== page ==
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Wellington Paranormal Finds the Funny in the Supernatural

The arc of the new comedy “Wellington Paranormal” is indicative of the fractured landscape out there for TV watchers. Originally broadcast in New Zealand in 2018, the show is a spin-off of the hit film “What We Do in the Shadows,” which has already been turned into an amazing series on FX, although that technically happened after this show. Jemaine Clement and Taika Waititi first created "Wellington Paranormal" for TVNZ 2 in New Zealand and it has taken this long to be imported to the United States, but even that part of the journey is a bit odd. It won’t appear next to the FX hit but on The CW on Sunday nights, starting July 11th, and then it will appear on HBO Max the next day. Got that? Because it’s worth tracking down this goofy delight.

Mike Minogue and Karen O’Leary first appeared as a pair of bumbling officers in the 2014 original film and they reprise their roles here in a mockumentary-style comedy that pits their inept detectives against one of the most monster-infested places in the world. Over six episodes, stories of possession, zombies, aliens, and more unfold, barely fazing the two people who bumble through the cases. Minogue is the more deeply inept of the two—an amazing bit involving a psychic and Minogue’s grandpa is worth getting a Season Pass for this show on its own—and O’Leary typically balances out his idiocy with her actual technique. Rounding out the main cast is a great turn from Maaka Pohatu as the captain, a man who seems more excited than scared by the unusual happenings around town.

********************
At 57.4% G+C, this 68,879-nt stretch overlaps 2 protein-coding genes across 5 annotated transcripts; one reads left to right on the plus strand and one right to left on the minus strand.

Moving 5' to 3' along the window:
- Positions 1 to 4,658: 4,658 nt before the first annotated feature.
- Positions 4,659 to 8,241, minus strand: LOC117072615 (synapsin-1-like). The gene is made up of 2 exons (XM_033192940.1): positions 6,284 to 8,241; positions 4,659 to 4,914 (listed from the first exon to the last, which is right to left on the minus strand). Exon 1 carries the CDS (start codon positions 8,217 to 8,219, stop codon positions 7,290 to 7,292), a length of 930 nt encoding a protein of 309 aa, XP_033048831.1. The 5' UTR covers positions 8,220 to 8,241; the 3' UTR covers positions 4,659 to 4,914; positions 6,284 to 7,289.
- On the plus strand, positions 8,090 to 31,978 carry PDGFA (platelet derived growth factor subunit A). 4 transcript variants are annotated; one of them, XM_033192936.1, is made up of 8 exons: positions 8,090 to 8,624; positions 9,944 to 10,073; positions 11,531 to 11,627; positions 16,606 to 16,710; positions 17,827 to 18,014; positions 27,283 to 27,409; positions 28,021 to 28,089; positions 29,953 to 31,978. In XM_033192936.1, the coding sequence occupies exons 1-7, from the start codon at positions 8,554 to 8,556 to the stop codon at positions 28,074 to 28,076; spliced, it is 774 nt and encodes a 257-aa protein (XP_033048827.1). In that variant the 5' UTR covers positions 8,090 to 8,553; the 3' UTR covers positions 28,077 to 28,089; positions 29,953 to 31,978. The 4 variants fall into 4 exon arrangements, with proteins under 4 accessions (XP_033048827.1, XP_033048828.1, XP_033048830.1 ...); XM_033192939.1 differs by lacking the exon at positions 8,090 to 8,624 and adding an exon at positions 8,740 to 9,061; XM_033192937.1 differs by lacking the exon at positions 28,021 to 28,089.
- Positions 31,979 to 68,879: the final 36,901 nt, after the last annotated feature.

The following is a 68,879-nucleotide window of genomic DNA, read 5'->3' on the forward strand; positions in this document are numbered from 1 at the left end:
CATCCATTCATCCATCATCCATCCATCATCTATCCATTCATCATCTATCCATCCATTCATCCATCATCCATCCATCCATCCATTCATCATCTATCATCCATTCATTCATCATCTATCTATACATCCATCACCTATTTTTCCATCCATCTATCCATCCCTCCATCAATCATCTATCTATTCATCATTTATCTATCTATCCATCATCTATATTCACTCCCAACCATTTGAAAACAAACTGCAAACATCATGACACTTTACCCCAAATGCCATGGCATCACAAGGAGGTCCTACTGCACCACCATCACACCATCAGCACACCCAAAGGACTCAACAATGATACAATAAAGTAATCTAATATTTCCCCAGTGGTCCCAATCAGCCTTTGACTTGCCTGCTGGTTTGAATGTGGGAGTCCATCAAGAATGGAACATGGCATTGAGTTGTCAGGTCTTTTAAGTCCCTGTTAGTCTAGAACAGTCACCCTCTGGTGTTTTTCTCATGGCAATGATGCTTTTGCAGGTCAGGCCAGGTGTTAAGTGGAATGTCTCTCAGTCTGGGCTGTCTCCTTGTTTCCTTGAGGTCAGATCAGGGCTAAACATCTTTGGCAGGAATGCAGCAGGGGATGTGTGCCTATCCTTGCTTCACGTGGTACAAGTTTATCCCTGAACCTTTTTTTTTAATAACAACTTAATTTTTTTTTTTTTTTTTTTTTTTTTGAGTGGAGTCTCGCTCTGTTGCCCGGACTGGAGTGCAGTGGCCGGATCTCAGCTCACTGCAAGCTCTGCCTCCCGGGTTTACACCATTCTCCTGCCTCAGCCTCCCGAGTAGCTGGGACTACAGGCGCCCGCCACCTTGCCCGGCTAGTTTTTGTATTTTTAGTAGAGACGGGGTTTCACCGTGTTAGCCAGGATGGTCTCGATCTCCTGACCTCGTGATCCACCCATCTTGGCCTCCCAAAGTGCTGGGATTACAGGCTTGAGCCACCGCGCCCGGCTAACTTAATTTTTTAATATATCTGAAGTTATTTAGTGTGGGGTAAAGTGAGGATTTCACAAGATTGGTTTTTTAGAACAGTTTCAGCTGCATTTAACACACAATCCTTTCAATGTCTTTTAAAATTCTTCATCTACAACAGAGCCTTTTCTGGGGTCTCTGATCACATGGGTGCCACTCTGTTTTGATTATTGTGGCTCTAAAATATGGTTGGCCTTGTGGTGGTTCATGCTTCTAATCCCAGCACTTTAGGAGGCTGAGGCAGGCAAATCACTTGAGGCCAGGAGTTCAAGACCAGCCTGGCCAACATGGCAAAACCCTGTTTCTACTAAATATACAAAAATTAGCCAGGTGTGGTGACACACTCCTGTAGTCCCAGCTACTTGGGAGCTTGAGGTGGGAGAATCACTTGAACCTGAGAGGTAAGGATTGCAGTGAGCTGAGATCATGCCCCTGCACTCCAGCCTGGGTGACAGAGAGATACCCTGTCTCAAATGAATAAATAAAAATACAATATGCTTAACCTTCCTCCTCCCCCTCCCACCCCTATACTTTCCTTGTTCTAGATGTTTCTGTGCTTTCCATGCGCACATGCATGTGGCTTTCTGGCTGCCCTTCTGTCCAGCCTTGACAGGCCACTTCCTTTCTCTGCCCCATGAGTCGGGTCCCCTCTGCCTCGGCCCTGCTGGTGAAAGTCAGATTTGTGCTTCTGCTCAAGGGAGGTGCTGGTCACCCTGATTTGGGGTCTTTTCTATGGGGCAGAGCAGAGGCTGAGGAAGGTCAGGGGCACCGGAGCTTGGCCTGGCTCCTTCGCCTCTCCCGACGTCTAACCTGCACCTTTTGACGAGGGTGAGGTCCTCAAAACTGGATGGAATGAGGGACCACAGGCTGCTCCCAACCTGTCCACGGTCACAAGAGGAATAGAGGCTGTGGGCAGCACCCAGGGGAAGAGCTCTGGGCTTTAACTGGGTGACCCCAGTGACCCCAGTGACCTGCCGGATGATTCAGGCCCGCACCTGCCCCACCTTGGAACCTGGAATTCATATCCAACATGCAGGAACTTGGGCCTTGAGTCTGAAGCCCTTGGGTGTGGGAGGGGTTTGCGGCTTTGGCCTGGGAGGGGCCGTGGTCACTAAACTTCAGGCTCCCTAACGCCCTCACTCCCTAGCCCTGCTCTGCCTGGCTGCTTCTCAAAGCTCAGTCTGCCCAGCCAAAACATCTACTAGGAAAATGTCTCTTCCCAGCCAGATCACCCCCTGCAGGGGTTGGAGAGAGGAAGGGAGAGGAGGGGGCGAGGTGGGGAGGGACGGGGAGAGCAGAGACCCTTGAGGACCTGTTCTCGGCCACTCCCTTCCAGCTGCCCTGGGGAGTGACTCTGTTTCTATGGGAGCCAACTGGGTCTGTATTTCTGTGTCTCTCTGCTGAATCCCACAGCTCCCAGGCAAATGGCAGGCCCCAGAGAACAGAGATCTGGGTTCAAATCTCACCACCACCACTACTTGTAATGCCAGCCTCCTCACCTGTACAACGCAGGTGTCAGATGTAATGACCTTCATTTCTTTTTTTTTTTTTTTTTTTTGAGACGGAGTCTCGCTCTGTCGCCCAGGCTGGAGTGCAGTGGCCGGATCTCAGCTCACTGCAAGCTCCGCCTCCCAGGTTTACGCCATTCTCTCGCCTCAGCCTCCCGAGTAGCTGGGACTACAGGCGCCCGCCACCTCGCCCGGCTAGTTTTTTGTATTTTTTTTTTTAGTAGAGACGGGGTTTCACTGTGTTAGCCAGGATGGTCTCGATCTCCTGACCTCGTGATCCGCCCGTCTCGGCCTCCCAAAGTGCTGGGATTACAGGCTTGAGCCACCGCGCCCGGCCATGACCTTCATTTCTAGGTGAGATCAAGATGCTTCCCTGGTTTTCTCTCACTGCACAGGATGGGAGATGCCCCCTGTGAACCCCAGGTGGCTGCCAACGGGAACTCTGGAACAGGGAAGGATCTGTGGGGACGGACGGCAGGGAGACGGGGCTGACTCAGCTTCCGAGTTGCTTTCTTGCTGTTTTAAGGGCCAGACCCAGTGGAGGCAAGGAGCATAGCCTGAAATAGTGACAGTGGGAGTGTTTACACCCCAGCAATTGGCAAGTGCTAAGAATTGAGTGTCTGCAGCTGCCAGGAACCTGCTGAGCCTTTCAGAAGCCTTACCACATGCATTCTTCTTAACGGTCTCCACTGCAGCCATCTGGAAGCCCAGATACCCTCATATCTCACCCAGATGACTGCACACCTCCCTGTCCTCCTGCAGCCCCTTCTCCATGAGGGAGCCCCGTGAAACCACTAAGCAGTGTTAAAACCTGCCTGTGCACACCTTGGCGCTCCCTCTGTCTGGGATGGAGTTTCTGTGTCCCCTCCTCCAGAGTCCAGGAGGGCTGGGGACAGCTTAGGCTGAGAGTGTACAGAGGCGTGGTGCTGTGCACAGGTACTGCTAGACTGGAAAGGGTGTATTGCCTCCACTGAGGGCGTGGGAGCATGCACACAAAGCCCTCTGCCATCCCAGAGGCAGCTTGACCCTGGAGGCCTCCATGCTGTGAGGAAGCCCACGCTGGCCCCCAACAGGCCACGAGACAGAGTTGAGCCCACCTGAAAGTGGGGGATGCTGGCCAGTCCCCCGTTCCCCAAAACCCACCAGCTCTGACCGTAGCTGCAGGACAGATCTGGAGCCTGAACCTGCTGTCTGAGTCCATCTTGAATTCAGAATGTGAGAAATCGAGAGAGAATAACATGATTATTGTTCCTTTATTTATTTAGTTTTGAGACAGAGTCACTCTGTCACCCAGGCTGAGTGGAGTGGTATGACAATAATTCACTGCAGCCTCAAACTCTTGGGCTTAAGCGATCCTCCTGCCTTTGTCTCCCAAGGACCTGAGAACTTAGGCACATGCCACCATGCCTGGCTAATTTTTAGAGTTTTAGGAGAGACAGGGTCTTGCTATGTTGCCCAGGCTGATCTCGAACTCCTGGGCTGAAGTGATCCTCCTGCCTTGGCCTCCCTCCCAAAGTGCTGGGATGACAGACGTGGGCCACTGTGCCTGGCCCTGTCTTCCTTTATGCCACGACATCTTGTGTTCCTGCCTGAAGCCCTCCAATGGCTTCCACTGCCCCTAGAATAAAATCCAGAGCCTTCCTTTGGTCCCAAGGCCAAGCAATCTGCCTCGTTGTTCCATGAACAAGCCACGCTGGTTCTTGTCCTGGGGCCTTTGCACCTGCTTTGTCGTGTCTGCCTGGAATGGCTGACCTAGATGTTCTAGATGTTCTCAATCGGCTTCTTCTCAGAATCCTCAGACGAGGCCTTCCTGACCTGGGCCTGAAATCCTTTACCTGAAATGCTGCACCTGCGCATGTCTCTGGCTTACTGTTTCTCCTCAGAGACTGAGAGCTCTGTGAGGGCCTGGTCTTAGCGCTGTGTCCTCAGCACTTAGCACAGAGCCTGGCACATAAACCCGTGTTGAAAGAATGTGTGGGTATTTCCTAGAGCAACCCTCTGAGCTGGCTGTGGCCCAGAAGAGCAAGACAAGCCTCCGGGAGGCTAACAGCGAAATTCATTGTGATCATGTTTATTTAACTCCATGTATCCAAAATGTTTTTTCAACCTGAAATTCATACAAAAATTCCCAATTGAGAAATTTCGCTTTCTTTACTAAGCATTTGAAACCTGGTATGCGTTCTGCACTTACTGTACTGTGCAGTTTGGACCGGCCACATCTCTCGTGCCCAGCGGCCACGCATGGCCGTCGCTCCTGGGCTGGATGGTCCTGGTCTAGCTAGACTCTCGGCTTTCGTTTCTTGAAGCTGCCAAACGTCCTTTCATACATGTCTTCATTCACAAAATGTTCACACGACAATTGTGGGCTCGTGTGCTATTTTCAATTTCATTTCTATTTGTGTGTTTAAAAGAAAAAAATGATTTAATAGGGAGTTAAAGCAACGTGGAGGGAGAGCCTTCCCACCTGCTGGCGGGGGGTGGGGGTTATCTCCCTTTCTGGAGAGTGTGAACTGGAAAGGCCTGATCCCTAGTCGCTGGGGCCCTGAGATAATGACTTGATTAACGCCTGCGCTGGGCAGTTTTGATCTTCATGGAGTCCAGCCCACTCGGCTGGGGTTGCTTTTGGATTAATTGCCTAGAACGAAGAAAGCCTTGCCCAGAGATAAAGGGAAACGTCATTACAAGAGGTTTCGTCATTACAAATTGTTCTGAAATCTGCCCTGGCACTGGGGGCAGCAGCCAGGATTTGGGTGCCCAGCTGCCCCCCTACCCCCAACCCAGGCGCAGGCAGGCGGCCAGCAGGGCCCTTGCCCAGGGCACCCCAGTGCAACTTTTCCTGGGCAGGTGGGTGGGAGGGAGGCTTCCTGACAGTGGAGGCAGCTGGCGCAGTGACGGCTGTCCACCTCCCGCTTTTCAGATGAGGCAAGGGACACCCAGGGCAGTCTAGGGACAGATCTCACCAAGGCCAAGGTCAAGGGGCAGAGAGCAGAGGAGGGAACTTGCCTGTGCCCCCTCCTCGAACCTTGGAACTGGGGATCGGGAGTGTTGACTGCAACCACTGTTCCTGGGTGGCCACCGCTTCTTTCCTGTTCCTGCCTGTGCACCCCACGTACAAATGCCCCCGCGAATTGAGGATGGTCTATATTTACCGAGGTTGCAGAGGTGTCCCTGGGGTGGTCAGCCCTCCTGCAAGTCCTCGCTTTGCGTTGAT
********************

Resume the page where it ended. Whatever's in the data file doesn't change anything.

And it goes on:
Each of the six episodes of “Wellington Paranormal” sent for press, four of which were directed by Clement himself, has essentially the same structure as O’Leary and Minogue investigate reports of strange things around town. In one, cows are ending up in trees—it leads to an amazing scene in which Pohatu explains his theory that alien tractor beams are running out of strength and leaving the bovine halfway up—and, in another, a house seems to be plagued by a neverending ghost party from the ‘70s. The set-ups are clever through all six, but it’s the deadpan humor from the cast that really makes it work. At 22 minutes, “Wellington Paranormal” is refreshingly silly and never pretentious. Get in, make some dumb jokes about the supernatural, and get out. It’s that simple.

If there’s a complaint that American audiences are likely to have it’s that “Wellington Paranormal” isn’t as ambitious or consistent as “What We Do in the Shadows,” but that’s not exactly fair. Yes, the FX show is better, but that program is one of the best comedies on TV. This is more of an appetizer for that full meal. It may not fill you up as much, but it’s still totally worth ordering.

Six episodes screened for review.

Brian Tallerico

Brian Tallerico is the Managing Editor of, and also covers television, film, Blu-ray, and video games. He is also a writer for Vulture, The Playlist, The New York Times, and GQ, and the President of the Chicago Film Critics Association.

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